Walter and Shirley Wang Raising the Bar on the LPGA Tour
By Amy Rogers
Walter Wang knows how to throw a party.
Just ask Nelly Korda, who was one of the more than 100 players who turned out for the pro-am party at Wilshire Country Club ahead of the inaugural JM Eagle LA Championship presented by Plastpro. The world No. 1 will typically spend about an hour at pre-tournament functions, but she spent more than two hours having fun at Wang’s party.
“It was great. I was very happy hearing that,” said Wang, the Chairman and CEO of JM Eagle, who played with Korda during Wednesday’s pro-am. “When people say they’re having fun, it's a good time, it just brings joy to your heart.”
The pro-am party had the usual offerings that one would expect at a gathering of this type with food, cocktails, and lots of meets and greets. But then, there were the prizes.
There were 54 prizes worth more than $71,000 dolled out to players who attended the party. The goodies ranged from airline flight credits, to Amazon gift certificates, to American Express gift cards. Each worth thousands of dollars. And the giveaways are just one of the extra steps that Wang has taken to host a next-level LPGA Tour event.
In partnership with his wife, Shirley, and her company Plastpro, which manufactures fiberglass doors, the Wangs have joined forces to support the LPGA. They’re hopeful that these extra measures will not only entice the best players in the world to play in L.A., but that their championship will become a model for other tournaments and sponsors.
“A lot of companies talk about, ‘well how many eyeballs?’ How many eyeballs represent how much sponsorship?” Wang said. “I want to do something different. I want to, hopefully, lead other companies to put more money into the LPGA and invest into the players.”
Wang began by doubling the purse from what the prior tournament at Wilshire Country Club had offered to players, boosting the prize money from $1.5 to $3 million for 2023. And don’t expect it to stop there. Wang says he and his team are seriously considering an increase for next year. It will likely be one of many changes coming to the JM Eagle LA Championship, which Wang believes needs to continue to evolve.
“Every year we do this we have to be better than the last year, right?” Wang said when asked about future plans for the championship. “It can’t be the same ole same ole, stay in the status quo. I don't believe in that. I think if we stay in the status quo in a business, or as a human being, we stay in the status quo we go backwards.”
If it’s not clear by now it should be that Wang is not the typical CEO.
When I spoke with Wang on Friday afternoon he was back at his office at JM Eagle, which is based in Los Angeles. He says it is the first time all week that he has been at work because he’s been on-site at Wilshire Country Club. “I have to go back and work to pay for this thing,” he jokes.
This CEO is different. He's easy going, affable, easy to talk to. His answers are candid and genuine and aren’t coming from a prepared statement. Wang is a man who genuinely cares about the LPGA. And it speaks to his nature that he’d want to help defer players' travel expenses by offering them gift cards. Wang makes his living manufacturing plastic pipelines to ensure people get clean water in their homes.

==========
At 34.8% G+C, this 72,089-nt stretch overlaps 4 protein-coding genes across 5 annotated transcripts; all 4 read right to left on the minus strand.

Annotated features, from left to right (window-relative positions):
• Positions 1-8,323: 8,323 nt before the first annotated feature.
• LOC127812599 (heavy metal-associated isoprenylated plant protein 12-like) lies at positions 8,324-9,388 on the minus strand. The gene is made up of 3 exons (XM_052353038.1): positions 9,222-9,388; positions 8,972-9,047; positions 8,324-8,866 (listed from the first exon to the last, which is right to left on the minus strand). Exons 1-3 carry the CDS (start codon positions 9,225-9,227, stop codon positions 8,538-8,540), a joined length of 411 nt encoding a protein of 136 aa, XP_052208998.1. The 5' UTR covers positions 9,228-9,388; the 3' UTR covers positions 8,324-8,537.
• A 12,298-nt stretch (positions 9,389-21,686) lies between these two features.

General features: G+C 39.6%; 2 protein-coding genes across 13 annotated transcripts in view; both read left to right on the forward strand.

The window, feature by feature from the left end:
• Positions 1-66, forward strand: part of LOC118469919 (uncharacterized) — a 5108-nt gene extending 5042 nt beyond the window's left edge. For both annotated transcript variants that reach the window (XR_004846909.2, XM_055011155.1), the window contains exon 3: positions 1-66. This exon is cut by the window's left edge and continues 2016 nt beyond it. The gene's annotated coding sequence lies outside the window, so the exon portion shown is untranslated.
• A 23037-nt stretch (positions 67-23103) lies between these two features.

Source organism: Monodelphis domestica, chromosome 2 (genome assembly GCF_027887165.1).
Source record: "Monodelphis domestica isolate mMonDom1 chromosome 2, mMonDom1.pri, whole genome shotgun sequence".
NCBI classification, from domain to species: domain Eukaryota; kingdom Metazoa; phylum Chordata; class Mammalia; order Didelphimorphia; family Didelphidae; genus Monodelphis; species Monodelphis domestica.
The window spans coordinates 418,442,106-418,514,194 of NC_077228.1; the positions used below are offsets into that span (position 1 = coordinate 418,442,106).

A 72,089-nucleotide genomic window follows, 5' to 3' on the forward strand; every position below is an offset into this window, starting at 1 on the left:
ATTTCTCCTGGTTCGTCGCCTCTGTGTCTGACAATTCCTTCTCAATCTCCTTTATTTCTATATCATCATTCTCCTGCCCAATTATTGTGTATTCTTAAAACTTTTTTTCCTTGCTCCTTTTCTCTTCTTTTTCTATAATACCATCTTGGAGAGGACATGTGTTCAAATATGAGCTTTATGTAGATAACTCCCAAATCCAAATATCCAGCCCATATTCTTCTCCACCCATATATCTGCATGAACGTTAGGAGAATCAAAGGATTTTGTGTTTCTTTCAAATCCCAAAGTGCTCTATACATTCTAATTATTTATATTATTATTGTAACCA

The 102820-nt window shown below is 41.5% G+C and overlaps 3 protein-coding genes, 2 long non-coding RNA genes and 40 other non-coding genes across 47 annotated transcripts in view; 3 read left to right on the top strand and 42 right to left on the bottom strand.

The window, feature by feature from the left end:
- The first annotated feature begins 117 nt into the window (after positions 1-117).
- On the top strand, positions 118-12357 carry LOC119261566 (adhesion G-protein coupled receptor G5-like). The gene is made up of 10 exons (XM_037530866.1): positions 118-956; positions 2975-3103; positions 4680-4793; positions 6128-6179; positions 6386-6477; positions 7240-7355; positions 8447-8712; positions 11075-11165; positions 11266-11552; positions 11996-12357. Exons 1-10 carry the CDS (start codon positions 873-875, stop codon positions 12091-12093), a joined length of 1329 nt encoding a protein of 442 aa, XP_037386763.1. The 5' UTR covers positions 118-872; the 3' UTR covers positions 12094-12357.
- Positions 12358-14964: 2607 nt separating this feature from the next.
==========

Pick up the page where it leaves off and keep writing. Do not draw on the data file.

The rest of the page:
“The essence of life is what do we need? We need air to breathe, right? Everybody needs air. And second we need water. Water is the essence of life,” Wang said about his work. “It’s a lot that JM wants to do in one municipality at a time to minimize water secondary pollution and to bring good, clean water to every household.”
Wang hopes to use his platform at JM Eagle to further elevate women’s golf, to increase its exposure, and to ensure that players are able to provide for themselves and their families.
It’s a different idea for a different type of man, who is approaching his partnership with the LPGA not as a temporary investment, but as a long-term commitment. Wang signed an initial five-year agreement, which is already two years longer than the typical LPGA tournament partnership and says he is committed to supporting women’s golf for the long haul.
“The ladies work just as hard as the men. They’re just as talented. Why is the purse average one-fifth of the men?” Wang said, comparing the LPGA and PGA Tours. “And for me alone, I can’t do it all right? I’m just one, two or three companies, but there are a lot of companies out there that sponsor PGA and LPGA, right? I think this investment should be for the long run, not the short term. These are long term gains instead of short term gains.”
And what are the gains for Wang? They’re certainly not financial. He says he’s not making a penny from this week’s championship. And he doesn’t seem to mind. Wang is in it for the greater good. The joy of seeing players, his friends, and customers, having a good time and enjoying themselves at his championship.
“It’s a privilege and a blessing to be able to sponsor this event,” Wang said. “I didn’t know what to expect, really. It’s much more rewarding than I ever thought.”
Word of the pro-am party, and those prizes, will no doubt spread amongst the players. Those who skipped the tour stop in L.A. or passed on attending Tuesday’s pro-am party will no doubt be anxious next year to circle Wang’s events on the schedule. They’ll be curious to check out this new tournament and its prizes. And, to learn more about the man behind it all. The man who not only knows how to throw a party, but is well on his way to hosting one of the best stops on the LPGA Tour.